Cultural homogenization is a contentious part of the globalization debate. Critics concerned with cultural homogenization fear the “McDonaldization” of global culture, usually described as a mono-directional outward wave of American pop culture swamping alternate views and traditional value systems. Less skeptical analysts of cultural globalization focus on the concept of cultural hybridization. This project uses the apparently innocuous measure of children’s TV programming in the US as a window onto the globalization debate. While globalization critics generally assume the forces of culture to be predominantly monodirectional (US/West outward), arguments for hybridity argue for a mixing of cultures. We examine more than 50 different examples of children’s TV programming in an effort to peel away the layers of the globalization debate, exposing not just levels of hybridity, but a more complex vision of global cultural hybridization. Doing this provides a meaningful and more nuanced tool for teaching about globalization.
This approach also provides a means of teaching about cultural socialization and values change (drawing on data from the World Values Survey and generational value change), which indicates that different generational experiences frame new expectations for behavior. We use this to argue that changes in children’s media environment (TV programming in particular) are producing a more multicultural and “globalized” childhood for modern generations of children in the US. Specifically, we look at not just the countries of origin of children’s TV shows, but also production companies producing content, and the presence or emphasis on “global” or multicultural messaging in the programs. Further, as many programs are overtly educational and post curricular goals on program websites (e.g., ‘Dora the Explorer’, ‘Go, Diego, Go!’, ‘Ni-Hao, Kai-Lan’). These cultural ‘lessons’ are used anecdotally to bolster claims that a “generational shift” is in progress. We conclude by arguing (contra the basic “globalization thesis”) that children in the US are being raised in a culturally hybridized TV media environment, and may be in the process of becoming a more globally-oriented generation.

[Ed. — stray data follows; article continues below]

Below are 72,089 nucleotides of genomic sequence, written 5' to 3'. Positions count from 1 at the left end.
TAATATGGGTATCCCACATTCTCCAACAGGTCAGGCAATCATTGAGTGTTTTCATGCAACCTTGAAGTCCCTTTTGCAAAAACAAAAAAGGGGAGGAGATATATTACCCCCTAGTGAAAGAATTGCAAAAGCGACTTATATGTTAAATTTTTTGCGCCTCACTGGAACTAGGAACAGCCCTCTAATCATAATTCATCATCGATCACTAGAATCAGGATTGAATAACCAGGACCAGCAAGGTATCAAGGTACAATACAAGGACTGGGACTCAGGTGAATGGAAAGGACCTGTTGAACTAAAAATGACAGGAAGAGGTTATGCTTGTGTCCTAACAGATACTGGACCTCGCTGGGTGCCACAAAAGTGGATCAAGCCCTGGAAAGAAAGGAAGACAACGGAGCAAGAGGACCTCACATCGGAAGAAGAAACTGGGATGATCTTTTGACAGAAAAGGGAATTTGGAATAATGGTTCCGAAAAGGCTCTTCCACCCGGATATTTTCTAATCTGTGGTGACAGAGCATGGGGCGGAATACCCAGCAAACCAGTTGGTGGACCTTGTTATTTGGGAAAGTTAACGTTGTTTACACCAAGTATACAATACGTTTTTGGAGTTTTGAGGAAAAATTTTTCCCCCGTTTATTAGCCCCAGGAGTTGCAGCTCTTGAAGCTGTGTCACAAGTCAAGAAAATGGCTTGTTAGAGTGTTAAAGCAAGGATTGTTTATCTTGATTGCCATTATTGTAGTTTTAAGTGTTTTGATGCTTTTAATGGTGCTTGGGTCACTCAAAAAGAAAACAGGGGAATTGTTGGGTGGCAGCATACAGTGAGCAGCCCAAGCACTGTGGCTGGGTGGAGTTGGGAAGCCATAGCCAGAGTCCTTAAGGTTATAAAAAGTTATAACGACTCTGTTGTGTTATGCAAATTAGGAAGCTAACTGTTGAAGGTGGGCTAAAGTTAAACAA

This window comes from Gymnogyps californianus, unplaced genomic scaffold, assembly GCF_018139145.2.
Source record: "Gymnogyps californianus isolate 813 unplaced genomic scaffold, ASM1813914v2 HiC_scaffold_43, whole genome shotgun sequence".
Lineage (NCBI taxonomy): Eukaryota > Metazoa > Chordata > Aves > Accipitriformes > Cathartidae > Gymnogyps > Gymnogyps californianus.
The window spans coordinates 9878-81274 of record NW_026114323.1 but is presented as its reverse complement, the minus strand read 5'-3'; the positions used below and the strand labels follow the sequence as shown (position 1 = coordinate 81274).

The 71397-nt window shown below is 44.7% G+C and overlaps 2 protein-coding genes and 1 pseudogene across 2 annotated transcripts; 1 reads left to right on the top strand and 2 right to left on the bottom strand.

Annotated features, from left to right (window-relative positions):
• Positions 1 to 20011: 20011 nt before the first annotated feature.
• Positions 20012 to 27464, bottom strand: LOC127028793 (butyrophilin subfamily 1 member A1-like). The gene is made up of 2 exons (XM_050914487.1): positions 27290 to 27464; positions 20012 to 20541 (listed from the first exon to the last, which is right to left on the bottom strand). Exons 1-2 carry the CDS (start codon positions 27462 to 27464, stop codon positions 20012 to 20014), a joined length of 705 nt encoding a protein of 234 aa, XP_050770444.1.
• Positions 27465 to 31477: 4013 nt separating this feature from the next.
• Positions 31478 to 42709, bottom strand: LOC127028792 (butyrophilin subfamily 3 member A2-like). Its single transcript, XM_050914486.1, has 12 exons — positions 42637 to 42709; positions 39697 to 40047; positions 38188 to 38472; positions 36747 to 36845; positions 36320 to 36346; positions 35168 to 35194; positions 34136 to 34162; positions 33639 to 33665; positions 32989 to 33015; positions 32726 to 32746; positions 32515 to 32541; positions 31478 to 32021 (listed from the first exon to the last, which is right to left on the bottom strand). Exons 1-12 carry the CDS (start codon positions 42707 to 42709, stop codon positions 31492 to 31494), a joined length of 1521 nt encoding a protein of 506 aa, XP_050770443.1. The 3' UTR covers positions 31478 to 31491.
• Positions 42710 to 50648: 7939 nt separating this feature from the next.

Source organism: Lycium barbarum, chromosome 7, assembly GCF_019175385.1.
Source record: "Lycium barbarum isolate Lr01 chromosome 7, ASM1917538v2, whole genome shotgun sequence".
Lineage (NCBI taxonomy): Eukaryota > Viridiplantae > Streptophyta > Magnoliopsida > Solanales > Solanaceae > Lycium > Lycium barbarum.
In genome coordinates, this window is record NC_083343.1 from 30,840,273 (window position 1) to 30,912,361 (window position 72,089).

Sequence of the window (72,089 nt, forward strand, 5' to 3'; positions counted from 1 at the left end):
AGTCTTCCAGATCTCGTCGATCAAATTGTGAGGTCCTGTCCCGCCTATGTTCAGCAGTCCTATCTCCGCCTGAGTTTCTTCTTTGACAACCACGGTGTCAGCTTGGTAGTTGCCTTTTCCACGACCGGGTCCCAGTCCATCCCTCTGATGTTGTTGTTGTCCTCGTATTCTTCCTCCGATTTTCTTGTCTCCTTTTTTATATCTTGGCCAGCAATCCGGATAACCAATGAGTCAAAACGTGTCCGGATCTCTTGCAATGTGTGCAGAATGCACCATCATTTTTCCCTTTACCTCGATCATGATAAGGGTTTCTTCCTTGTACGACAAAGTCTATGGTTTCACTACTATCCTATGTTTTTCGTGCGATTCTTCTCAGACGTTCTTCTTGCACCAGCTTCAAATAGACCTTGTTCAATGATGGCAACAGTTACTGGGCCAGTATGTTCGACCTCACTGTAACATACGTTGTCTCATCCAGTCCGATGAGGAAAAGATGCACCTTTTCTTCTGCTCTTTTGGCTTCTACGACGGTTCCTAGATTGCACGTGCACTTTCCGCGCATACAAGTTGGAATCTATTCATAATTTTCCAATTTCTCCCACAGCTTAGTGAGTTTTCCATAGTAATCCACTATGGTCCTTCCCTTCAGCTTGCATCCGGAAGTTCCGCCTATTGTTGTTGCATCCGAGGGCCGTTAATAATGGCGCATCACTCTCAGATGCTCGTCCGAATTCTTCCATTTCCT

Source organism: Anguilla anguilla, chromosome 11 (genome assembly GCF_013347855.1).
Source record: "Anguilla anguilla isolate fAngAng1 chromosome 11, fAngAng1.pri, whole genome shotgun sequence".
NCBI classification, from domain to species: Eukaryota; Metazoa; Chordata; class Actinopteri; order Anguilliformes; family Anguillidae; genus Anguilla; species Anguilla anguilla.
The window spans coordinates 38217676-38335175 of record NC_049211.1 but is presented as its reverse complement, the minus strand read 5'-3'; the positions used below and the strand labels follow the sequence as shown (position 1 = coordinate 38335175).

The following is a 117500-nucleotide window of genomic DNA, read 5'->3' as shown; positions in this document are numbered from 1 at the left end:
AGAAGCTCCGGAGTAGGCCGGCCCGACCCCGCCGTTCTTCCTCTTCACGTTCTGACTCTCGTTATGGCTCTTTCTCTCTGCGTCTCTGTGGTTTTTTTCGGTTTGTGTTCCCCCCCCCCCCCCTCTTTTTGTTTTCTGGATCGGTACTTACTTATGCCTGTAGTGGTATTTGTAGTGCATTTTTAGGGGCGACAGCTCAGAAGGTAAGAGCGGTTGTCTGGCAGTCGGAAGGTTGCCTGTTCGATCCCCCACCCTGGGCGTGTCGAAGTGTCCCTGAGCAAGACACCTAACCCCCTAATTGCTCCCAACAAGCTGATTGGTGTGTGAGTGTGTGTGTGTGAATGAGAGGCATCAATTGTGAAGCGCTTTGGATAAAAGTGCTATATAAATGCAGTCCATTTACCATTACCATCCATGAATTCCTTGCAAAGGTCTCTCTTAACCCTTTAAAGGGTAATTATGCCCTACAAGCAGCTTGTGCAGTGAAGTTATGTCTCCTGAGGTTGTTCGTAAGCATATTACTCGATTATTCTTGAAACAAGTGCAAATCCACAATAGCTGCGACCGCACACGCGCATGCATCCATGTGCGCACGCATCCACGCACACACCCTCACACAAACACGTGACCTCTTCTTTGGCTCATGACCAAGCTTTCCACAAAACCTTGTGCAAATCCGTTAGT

Available at: http://works.bepress.com/jondcarlson/25/